The terror attacks in Brussels on Tuesday are likely to be devastating — at least temporarily — for the city’s tourism industry, which is expected to see an immediate impact during the Easter holiday Sunday, when visitors typically flock to historic churches and museums or frequent establishments selling the country’s famed chocolate products.

The attacks comes just as Brussels looked to move past its most recent instance of terrorism, which has marred the city’s public image for tourists and caused local officials to search desperately for a way to reassure travelers that the city is safe.

Easter is "a very, very busy part of Brussels, and it was at a time when people were all going to work and going about what would have been an ordinary, normal Tuesday in Brussels. So the effect is going to be pretty catastrophic on Brussels," Richard Ashworth, a conservative member of the European Parliament from Britain, told CNBC. "I remember back to the last lockdown [around] Christmas, the town was simply deserted — a town which at Christmas is heaving with tourists. Now we're coming to the Easter break — no doubt a peak time for tourism in Brussels — and yet again for the town, this is going to be quite catastrophic I'd have thought."

In the immediate aftermath of the explosions Tuesday from separate bombings at an airport and a subway station, there were clear indications that tourism in the city would be impacted by the attacks that left at least 30 people dead and hundreds more injured. Flights were quickly canceled, and railways in and out of the city were shut down early Tuesday. European airline stocks quickly dropped alongside tourism indices. There were some reports that hotels began to receive cancelations, as well.

Those depressed stocks included the FTSE 350 Travel and Leisure indices, which fell 1.1 percent. As for airlines, the IAG and easyJet stock dropped 2.4 percent and 0.9 percent, respectively. Carnival Cruises and TUI Travel also fell, 0.9 percent and 2.3 percent, according to Reuters.

Brussels, which also houses the headquarters of the European Union, is an interconnected, global city known as much for its important place in modern European politics as it is for beer, medieval architecture and the chocolates that attract millions of visitors every year.

The city is well-known for its rich cultural history. Tourists were once as likely to visit the small, famous bronze sculpture of Mannekin Pis as they were to take a stroll through the city’s beautiful Grand-Place and visit Atomium, a giant metal atom originally constructed for the 1958 Brussels World’s Fair. But following the Paris terror attacks late last year and the ensuing manhunt that seized Brussels afterward, the city’s image has become closely associated with terrorism.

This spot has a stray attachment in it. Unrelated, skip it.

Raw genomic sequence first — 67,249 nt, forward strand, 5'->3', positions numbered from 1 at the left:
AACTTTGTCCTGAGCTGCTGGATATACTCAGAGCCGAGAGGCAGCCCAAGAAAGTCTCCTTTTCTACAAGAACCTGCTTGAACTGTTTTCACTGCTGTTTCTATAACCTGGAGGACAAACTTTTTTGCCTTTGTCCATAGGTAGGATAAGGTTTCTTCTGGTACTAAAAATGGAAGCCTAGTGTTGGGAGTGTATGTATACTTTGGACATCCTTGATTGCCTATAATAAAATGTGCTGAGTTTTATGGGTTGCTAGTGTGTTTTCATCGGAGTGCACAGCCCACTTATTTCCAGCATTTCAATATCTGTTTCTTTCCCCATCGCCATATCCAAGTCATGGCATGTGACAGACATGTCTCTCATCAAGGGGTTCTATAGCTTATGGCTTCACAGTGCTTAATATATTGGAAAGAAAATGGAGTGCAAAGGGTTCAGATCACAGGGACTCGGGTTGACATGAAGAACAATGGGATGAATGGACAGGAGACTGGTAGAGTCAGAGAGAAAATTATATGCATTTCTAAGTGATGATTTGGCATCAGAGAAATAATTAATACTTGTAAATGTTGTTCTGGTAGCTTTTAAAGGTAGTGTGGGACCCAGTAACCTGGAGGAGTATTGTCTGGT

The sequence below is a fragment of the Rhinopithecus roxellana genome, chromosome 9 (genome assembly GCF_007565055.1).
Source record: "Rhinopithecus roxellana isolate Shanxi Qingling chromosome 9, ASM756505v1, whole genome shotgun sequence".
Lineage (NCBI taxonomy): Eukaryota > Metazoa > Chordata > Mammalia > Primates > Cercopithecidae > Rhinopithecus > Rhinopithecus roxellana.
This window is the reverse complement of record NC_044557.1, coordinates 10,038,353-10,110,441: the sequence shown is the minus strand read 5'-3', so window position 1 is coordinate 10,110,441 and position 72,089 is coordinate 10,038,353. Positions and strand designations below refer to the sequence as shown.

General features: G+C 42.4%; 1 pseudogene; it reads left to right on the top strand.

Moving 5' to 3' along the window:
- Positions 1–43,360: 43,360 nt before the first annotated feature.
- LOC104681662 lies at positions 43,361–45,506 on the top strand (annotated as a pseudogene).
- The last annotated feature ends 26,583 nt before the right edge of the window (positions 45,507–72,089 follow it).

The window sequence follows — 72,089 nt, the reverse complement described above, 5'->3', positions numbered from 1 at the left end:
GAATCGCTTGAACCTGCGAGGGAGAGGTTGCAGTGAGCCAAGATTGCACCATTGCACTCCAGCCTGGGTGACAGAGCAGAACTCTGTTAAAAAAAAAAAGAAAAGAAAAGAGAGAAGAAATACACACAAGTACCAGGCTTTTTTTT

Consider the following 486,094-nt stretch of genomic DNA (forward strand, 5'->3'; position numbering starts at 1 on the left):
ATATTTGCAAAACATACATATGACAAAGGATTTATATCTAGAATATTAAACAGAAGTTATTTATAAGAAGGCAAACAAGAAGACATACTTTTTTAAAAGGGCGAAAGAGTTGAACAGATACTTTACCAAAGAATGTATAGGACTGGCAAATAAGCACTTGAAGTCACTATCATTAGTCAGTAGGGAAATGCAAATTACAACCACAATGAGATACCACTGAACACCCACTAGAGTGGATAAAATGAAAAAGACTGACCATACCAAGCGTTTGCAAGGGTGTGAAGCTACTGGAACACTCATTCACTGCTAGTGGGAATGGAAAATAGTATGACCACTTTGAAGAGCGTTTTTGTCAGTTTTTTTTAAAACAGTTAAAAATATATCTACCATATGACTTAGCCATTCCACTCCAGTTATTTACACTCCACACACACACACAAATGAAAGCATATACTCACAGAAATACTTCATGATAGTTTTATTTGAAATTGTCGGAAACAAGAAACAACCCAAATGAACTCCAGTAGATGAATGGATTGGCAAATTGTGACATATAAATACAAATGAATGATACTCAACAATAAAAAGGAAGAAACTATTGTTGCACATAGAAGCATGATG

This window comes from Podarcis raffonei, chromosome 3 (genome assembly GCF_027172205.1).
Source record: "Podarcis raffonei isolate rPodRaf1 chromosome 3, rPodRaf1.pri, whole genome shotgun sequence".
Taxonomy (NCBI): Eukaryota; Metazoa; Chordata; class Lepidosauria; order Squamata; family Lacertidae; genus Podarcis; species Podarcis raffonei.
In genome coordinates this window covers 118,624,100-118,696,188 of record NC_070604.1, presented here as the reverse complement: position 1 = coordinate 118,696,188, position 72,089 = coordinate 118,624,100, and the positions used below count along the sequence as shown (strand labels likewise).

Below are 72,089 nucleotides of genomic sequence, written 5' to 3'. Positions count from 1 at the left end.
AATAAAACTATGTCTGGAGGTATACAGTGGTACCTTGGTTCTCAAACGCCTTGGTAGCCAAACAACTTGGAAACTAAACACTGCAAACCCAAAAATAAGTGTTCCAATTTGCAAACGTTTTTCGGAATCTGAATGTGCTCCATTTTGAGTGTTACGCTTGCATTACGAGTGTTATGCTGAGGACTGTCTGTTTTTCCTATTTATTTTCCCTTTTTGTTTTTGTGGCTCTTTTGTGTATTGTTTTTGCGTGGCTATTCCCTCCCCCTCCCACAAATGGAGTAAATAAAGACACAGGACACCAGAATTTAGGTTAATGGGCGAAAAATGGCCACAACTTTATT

There were 7.7 million tourists who visited Belgium in 2013, according to the most recent available statistics. But the shutdown has led a Brussels tourism agency, known as Visit Brussels, to undertake a public relations initiative reassuring tourists that the city is a safe place to visit. The shutdown in Brussels after the Paris attacks cost an estimated €51.7 million ($57.9 million) per day.

Two months after the Paris attacks, hoteliers there had lost hundreds of millions of Euros collectively. Airlines were forced to suspend flights, and the number of visitors to the Eiffel Tower sunk significantly. The city consequently saw luxury hotel bookings drop by 50 percent and experienced a 30 percent drop in hotel bookings overall, according to Time. The total cost of the Paris attacks in France was expected to reach into the hundreds of billions of dollars, primarily as a result of closed borders and the lengthy searches those entail. Belgium reportedly closed its borders following Tuesday’s attacks as well.

“We’ve never been in this kind of situation. It isn’t just one event, it is a series of events, so it might take longer to recover,” Julien Richer, hotels and tourism analyst at Raymond James, told the Wall Street Journal Tuesday.

The fear of continued attacks could spill over into other cities as well, Richer said. Cities like London, Paris or Madrid could be impacted by the Brussels attacks. The November attacks in Paris prove that there is a spillover effect, too, as Berlin felt a decline in Christmas shopping and Italy saw a 50 percent decline in cinema ticket sales.

Many major tourism companies had yet to completely recover in the past few months, including Air France-KLM and AccorHotels. It seems unlikely that they will have an easy time going forward after Brussels.

Whether or not the city will ultimately be able to recover from those attacks will remain to be seen, but many other cities have rebounded from terrorist attacks. Bombings in other European cities — like the July 2005 bus and subway bombings in London — didn’t ultimately have a long-term effect, and visits to the city rose 5 percent later in that year after the initial fall in demand.